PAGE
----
TOKYO (Reuters) - The Bank of Japan kept policy steady on Wednesday and painted a slightly more optimistic view of the economy, dropping a reference to the country being in deflation and further dashing expectations it will offer more stimulus any time soon.
Governor Haruhiko Kuroda voiced confidence that Japan is on track to meet the bank's 2 percent price target, stressing that the economy will emerge from a temporary slowdown caused by last month's sales tax hike around summer as wages and jobs rise.
The upbeat comments came after the BOJ revised up its assessment on capital expenditure, long a soft spot in the economy, and removed a reference that Japan was in deflation for the first time since it deployed a massive stimulus program last April.
"Our quantitative easing policy is exerting its intended effects," Kuroda told a news conference, adding that household spending will remain firm despite the pain from the tax hike.
"Most of the wage negotiations have concluded, which shows that not only big firms but smaller firms are raising wages including regular pay. Improvements in job market conditions are continuing."
The yen rose to a 3-1/2 month high against the dollar and the euro after Kuroda's rosy projections on the outlook, which gave no hint of further monetary easing in the near term.
"From today's comments, I feel that the BOJ is very confident," said Takuji Aida, chief economist at Societe Generale Securities in Tokyo.
"We cannot expect any easing this year, but next year the BOJ will be able to confirm that the actual trend of consumer prices is weaker than expected and they will have to ease."
As widely expected, the BOJ maintained its monetary policy framework put in place last April, under which it pledges to increase base money by 60-70 trillion yen ($593-$691 billion) per year via aggressive asset purchases, largely of Japanese government bonds (JGBs).
In a statement issued after the decision, the BOJ removed a phrase describing Japan as being in deflation, underscoring its confidence about meeting its price target without additional stimulus.
Kuroda sounded unfazed by recent rises in the yen that were hurting Japanese stock prices, saying he saw no reason for the currency to keep rising as the BOJ maintains its ultra-loose policy even as the Federal Reserve tapers its asset purchases.
Some market players, however, took Kuroda's bullish comments as more a strategy to keep the positive psychology alive, since his stimulus program relies heavily on sentiment.
"I think they want to keep maintaining the inflation expectations and the growth expectations so that the Japanese economy will not lose momentum," said Tadashi Matsukawa, head of Japan fixed income at PineBridge Investments.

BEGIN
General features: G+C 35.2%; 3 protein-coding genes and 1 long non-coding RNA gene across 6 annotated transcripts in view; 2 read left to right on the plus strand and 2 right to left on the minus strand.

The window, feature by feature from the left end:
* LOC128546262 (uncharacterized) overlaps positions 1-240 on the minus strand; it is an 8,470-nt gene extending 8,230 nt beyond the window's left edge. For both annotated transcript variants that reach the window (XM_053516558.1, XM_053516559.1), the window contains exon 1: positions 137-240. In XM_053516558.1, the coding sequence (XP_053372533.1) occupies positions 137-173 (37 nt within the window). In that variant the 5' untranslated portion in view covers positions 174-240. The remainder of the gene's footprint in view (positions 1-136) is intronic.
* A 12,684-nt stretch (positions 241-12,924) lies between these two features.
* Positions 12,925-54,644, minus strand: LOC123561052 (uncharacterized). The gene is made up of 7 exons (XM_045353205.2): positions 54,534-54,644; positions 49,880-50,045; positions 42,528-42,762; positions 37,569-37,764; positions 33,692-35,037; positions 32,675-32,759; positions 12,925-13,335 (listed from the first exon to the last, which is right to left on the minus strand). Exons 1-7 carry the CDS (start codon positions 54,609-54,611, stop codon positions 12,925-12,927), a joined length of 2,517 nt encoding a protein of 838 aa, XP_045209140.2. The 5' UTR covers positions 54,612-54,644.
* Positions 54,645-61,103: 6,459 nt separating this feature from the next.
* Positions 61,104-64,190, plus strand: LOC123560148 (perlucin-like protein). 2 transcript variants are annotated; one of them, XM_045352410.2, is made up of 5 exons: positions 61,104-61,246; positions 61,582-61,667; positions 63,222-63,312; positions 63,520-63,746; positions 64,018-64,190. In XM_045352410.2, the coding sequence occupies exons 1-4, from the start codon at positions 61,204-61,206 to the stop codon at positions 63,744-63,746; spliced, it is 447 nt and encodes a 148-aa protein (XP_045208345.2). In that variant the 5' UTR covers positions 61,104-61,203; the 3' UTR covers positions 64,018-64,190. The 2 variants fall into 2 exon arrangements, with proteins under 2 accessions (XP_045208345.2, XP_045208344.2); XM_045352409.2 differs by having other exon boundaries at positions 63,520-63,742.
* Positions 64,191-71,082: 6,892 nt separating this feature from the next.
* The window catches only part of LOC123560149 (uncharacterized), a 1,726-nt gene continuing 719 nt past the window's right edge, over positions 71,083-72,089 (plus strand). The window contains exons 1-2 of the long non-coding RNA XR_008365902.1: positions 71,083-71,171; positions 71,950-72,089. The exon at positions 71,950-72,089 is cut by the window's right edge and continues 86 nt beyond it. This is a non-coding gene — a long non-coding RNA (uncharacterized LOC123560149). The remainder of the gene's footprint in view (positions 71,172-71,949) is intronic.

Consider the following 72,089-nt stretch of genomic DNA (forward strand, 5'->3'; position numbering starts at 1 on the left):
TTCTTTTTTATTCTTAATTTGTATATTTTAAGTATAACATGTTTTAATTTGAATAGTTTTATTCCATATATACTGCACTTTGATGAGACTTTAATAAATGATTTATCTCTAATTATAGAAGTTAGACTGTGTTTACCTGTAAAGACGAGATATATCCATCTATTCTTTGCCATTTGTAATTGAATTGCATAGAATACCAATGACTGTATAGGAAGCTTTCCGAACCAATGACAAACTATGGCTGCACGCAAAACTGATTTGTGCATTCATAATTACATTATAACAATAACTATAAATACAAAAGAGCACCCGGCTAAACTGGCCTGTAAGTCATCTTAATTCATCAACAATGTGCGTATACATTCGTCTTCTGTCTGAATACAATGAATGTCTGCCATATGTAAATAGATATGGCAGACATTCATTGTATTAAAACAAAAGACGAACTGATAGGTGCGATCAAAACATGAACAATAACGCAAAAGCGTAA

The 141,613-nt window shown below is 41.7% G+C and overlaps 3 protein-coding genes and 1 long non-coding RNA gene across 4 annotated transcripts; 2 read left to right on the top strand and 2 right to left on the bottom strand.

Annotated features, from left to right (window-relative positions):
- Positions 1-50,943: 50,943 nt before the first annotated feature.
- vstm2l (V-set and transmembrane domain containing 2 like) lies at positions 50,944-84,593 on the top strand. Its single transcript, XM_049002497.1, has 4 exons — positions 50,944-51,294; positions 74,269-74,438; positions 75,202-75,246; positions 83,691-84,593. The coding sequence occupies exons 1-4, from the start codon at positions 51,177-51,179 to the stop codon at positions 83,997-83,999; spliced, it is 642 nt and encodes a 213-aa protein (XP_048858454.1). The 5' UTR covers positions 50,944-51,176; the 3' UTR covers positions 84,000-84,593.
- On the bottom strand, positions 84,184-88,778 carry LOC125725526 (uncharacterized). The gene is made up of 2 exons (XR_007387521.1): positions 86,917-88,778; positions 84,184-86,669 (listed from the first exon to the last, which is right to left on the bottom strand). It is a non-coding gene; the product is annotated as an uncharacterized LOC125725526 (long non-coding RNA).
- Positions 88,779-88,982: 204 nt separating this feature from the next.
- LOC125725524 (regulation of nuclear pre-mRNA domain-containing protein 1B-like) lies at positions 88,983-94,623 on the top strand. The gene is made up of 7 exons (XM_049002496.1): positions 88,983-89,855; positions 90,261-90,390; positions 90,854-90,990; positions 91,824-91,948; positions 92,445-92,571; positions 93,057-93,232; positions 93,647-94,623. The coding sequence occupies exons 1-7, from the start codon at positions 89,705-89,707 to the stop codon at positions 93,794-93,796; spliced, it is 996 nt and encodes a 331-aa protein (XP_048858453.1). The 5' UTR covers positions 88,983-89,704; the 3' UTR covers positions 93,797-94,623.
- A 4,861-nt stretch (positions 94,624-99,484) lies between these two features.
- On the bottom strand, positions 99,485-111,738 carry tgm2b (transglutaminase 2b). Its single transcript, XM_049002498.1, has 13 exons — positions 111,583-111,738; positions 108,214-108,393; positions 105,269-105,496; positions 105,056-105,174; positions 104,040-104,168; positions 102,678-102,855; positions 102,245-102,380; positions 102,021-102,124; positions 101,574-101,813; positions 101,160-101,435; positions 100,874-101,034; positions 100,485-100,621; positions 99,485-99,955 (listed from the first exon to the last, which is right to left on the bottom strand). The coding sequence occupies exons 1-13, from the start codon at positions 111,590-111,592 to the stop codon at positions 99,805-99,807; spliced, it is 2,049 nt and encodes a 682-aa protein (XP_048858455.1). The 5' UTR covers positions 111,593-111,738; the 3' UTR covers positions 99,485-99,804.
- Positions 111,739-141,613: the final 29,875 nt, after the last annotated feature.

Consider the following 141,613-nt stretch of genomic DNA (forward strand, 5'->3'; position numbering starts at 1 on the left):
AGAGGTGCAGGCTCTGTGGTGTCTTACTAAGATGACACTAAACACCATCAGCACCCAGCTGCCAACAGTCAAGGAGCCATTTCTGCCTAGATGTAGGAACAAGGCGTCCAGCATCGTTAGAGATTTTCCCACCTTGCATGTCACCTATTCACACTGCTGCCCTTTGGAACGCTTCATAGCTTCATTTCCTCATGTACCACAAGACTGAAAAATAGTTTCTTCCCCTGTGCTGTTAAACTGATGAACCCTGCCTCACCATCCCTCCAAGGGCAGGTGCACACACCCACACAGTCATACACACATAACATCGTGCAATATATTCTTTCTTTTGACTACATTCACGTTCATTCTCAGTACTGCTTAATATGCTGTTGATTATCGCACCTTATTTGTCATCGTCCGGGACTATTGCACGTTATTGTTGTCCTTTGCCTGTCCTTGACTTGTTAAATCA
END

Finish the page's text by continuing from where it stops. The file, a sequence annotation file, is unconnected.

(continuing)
"He just continued to be hawkish, and I think the difference between the market economists and Kuroda remain wide."
Japan's economy clocked its fastest pace of growth in more than two years in the first quarter as consumer spending jumped and business investment turned surprisingly strong ahead of a sales tax hike last month to 8 percent from 5 percent.
Some economists and politicians have argued the tax hike could dent the success achieved so far under premier Shinzo Abe through aggressive monetary easing and big fiscal spending.
But there is growing evidence that any damage will be limited. A Reuters survey showed companies expect sales to bounce back and are more willing to raise wages.
Businesses also raised machinery orders by the most ever in March, underscoring the BOJ's view that firms, many of which saw profits rise thanks to a weak yen and robust domestic demand, will finally ramp up spending to replace old facilities.
With consumer inflation having exceeded 1 percent, some academics feel the central bank should start considering how to exit its stimulus program.
"They should be talking about tapering at a minimum, and they should begin preparing financial markets for a regime after 2 percent, a shift from stimulating aggregate demand to stimulating aggregate supply," Dale W. Jorgenson, professor of economics at Harvard University, told Reuters on Wednesday.
Many mainstream Japanese economists, however, agree with the BOJ that talking about an exit now is premature with the recovery still fragile and bound with uncertainty.
For one, exports, which hold the key to whether Japan can sustain its recovery, have failed to pick up to the disappointment of the BOJ, which kept its view unchanged to say shipments have recently "leveled off more or less."
Exports rose 5.1 percent in the year to April, trade data showed on Wednesday, exceeding a median market forecast and a 1.8 percent increase in March. But they rose a meager 0.6 percent in April from the previous month on a seasonally adjusted basis.
Analysts say the BOJ may act if the trade performance falls short - a side effect of many firms moving production facilities offshore to escape years of the yen's strength.
Private-sector economists also remain deeply skeptical about the BOJ's rosy projection on prices, arguing that consumer inflation won't accelerate as quickly as the central bank expects in a country long mired in deflation.
($1 = 101.3450 Japanese Yen)
(Additional reporting by Stanley White, Kaori Kaneko and Lisa Twaronite; Editing by Kim Coghill)